Light Rail Benefits Economy and Environment—Why Oppose It?
By Rob Perks
Photo courtesy of Shutterstock
I recently returned from a transportation conference in Raleigh, North Carolina on the economic benefits of building a light rail system to connect the Triangle region (Raleigh, Durham, Chapel Hill). The event—dubbed the "Transit Makes $ense" summit—was organized by the area's leading "good growth" advocacy group WakeUP Wake County.
The event featured more than 250 attendees, ranging from corporate executives and civic leaders to elected officials and planning experts. There was lots of press coverage leading up to the event and this great article that followed: Road Worrier: New urban workers want rail transit.
But in the wake of WakeUP's summit, the critics of the proposed light rail network connecting communities in the Triangle have started to have their say. Outside "experts" brought in by local transit opponents contend that while the roads are congested, Raleigh is just not crowded enough to warrant train travel.
Even more ridiculous, the local newspaper opined that the trend toward denser development and more compact communities means there may be less need to enhance the transportation system with rail or roads.
Let's untangle those two points, shall we? First, when it comes to population density the numbers don't lie. Raleigh is one of the fastest growing metropolitan areas not just in North Carolina but in the nation. Add the other sides of the Triangle—Chapel Hill and Durham—and it's easy to see why such a populated region suffers from heavy traffic.
Already, the voters of Durham and Orange (where Chapel Hill is) have passed ballot measures to raise taxes a modest amount to pay for expanding bus service and building a regional light rail system. But a couple of conservative Wake County commissioners are blocking a similar ballot measure from going up for a vote. (Why? Because they're afraid voters will pass it, of course!) Until or unless Raleigh gets on board, the light rail system can't happen because Wake County is the missing piece of the puzzle.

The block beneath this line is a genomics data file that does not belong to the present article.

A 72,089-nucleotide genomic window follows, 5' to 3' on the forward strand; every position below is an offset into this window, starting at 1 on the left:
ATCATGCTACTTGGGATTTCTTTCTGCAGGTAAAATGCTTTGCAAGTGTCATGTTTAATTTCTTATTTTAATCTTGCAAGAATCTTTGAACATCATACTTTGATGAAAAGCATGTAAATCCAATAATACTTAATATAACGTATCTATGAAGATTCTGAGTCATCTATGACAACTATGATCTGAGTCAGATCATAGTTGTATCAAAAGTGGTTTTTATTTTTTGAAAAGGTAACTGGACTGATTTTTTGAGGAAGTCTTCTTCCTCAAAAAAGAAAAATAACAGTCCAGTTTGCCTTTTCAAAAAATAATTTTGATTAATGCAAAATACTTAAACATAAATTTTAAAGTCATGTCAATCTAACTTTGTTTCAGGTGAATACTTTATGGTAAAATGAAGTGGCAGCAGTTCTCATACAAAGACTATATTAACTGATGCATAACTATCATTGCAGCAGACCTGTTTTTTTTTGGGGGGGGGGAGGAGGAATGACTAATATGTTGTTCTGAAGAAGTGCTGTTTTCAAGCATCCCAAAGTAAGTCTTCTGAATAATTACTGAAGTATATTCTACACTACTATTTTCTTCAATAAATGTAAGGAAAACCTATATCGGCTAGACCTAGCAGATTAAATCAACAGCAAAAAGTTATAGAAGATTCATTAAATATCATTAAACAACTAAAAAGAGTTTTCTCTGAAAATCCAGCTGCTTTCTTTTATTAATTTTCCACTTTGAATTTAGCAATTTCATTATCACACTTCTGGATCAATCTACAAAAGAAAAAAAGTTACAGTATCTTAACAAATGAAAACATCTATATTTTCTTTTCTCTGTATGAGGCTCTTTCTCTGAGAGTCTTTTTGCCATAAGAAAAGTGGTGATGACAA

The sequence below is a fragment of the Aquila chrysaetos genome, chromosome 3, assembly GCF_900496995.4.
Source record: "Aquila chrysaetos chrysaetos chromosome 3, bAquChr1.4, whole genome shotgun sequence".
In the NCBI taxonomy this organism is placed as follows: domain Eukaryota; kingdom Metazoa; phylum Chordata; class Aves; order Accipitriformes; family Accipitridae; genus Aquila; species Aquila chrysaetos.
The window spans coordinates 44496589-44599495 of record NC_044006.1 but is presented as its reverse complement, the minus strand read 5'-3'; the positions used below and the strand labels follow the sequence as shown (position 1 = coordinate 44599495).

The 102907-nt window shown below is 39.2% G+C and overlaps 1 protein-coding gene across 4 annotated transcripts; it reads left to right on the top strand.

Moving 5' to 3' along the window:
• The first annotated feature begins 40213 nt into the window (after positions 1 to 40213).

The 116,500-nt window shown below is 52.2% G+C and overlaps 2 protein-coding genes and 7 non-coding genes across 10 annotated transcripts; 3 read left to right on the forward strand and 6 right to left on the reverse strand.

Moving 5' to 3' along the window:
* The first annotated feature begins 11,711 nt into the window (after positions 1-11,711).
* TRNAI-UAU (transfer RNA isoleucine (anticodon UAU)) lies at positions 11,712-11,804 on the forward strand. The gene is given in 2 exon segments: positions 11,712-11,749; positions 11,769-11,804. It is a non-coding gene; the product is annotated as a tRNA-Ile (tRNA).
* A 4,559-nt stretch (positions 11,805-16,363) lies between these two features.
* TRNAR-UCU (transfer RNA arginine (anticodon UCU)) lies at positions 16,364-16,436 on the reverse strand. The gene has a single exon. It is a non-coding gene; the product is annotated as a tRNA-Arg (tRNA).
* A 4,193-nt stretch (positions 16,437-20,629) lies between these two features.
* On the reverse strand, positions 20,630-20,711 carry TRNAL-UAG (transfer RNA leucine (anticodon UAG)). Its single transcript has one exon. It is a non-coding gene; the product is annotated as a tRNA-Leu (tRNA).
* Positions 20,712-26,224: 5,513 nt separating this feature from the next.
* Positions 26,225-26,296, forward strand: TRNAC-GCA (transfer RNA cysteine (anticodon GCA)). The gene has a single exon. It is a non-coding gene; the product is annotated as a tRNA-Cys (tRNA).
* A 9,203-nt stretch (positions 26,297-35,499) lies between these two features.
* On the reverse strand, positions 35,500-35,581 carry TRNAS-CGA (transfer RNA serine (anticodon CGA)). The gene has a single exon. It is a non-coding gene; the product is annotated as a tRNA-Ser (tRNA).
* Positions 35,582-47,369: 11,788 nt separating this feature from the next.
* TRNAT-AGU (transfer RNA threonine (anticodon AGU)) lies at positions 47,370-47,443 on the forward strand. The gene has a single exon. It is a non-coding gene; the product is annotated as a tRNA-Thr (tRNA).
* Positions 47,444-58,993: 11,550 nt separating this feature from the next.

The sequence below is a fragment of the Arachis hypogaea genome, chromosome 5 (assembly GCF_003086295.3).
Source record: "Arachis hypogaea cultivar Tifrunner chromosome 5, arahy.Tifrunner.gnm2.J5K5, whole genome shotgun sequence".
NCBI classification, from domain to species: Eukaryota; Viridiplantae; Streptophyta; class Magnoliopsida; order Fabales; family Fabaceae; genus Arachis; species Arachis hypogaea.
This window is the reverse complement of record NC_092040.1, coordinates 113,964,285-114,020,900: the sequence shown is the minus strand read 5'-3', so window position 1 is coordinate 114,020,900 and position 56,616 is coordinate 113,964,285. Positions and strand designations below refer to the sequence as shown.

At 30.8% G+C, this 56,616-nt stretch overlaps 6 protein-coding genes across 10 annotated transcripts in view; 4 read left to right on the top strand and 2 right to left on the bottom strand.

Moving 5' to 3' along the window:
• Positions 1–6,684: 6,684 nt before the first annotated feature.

As for denser development somehow negating the need for transit, you really can't have one without the other. The point of walkable communities is to enable people to get around without having to drive everywhere. A light rail system would allow people living in such communities to be conveniently connected by rail, thereby lessening their reliance on roads to travel around the region. Moreover, light rail actually spurs that type of development. Folks in Raleigh need to look no further than Charlotte, where the light rail system that opened in 2007 has sparked a building boom of mixed-use development and $1.6 billion in economic impact all along the line.
What the naysayers in Raleigh need to realize is that public transportation is popular. Indeed, more Americans are getting on board with public transportation as the cost to own and operate a vehicle rises and American consumers look for ways to save money. Many also see a range of other benefits, from reducing congestion to improving quality of life. In fact, a new America THINKS survey from infrastructure firm HNTB Corporation found that:
- three in four (76 percent) Americans are open to taking public transportation instead of driving (an increase from 69 percent in 2010, when HNTB last asked that question.)
- nearly half (48 percent) say they would require an area to have good public transportation before they would consider moving there
- more than 2 in 5 (46 percent) say a different area having a good public transportation system would make them more likely to move there
As Raleigh copes with growth, civic leaders and elected officials need to think hard about where they want their city to go and how they're going to get there. For instance, they could aspire to be like Philadelphia, with its robust transit system, where between 2005 and 2010 highway travel fell by 9.3 percent while regional rail ridership increased by more than 15 percent.
Or they could follow the path of Atlanta, the poster child of poor transportation planning—highlighted recently by the major league baseball franchise's decision to relocate its stadium far outside the center city. Talk about a monument to failed urban planning. To wit: "The Braves' new stadium...will be an inaccessible suburban theme park surrounded not by vibrant signs of city life but by sprawl—subdivisons, strip malls and SUV-choked interstates and access routes."
Having traveled quite frequently to Raleigh, it's quite clear to me that there's more than enough sprawl in the region. It's time to make the vision of transit for the Triangle a reality. An editorial today in the Raleigh News & Observer sums up the reason to get rail rolling in the region:
"What’s needed is leadership with foresight, not hindsight...To argue against much more investment in transit is to demonstrate a reluctance to have faith in the future by investing in it."